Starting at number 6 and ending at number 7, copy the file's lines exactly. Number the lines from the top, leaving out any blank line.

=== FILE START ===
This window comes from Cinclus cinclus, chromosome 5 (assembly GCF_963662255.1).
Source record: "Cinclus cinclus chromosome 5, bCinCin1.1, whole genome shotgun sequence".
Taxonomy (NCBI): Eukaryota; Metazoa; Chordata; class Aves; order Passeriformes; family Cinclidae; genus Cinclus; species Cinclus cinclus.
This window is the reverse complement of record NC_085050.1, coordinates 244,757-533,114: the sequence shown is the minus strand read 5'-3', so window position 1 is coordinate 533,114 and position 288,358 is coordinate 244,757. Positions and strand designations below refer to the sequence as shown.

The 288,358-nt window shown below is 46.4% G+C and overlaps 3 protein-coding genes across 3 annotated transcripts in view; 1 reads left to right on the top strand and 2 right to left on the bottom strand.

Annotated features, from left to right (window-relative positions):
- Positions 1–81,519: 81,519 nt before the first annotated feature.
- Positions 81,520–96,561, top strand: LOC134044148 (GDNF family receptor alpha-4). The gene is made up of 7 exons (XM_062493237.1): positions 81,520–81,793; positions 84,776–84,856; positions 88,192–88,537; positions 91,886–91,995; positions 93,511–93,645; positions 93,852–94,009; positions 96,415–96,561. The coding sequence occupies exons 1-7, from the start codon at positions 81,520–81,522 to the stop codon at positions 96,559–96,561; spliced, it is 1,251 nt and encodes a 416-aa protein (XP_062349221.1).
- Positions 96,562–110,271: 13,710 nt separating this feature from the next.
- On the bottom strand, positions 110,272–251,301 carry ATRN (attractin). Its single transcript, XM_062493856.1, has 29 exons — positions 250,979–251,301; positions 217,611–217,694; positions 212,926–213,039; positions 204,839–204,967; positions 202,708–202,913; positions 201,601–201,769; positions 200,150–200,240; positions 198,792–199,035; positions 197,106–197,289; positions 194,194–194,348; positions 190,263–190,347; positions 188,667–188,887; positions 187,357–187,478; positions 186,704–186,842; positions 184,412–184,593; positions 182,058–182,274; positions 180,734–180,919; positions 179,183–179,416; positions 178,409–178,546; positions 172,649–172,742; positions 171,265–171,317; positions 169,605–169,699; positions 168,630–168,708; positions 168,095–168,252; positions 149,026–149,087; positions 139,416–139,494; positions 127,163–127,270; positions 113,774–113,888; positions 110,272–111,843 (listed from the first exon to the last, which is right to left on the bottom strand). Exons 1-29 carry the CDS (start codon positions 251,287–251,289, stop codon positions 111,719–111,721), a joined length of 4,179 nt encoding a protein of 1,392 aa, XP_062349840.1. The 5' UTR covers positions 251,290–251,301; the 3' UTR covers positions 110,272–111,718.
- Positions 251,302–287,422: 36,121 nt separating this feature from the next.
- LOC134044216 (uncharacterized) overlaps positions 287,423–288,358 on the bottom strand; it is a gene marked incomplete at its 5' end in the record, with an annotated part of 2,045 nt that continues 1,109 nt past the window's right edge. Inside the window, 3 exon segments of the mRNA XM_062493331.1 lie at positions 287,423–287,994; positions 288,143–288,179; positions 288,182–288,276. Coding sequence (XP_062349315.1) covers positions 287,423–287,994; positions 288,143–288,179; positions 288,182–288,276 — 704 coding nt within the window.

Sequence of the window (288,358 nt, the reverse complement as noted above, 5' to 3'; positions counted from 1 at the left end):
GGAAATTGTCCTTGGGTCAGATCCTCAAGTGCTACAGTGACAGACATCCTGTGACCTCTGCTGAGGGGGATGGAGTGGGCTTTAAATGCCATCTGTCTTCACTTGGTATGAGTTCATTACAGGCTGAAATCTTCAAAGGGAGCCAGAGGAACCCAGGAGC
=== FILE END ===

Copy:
Annotated features, from left to right (window-relative positions):
- Positions 1–81,519: 81,519 nt before the first annotated feature.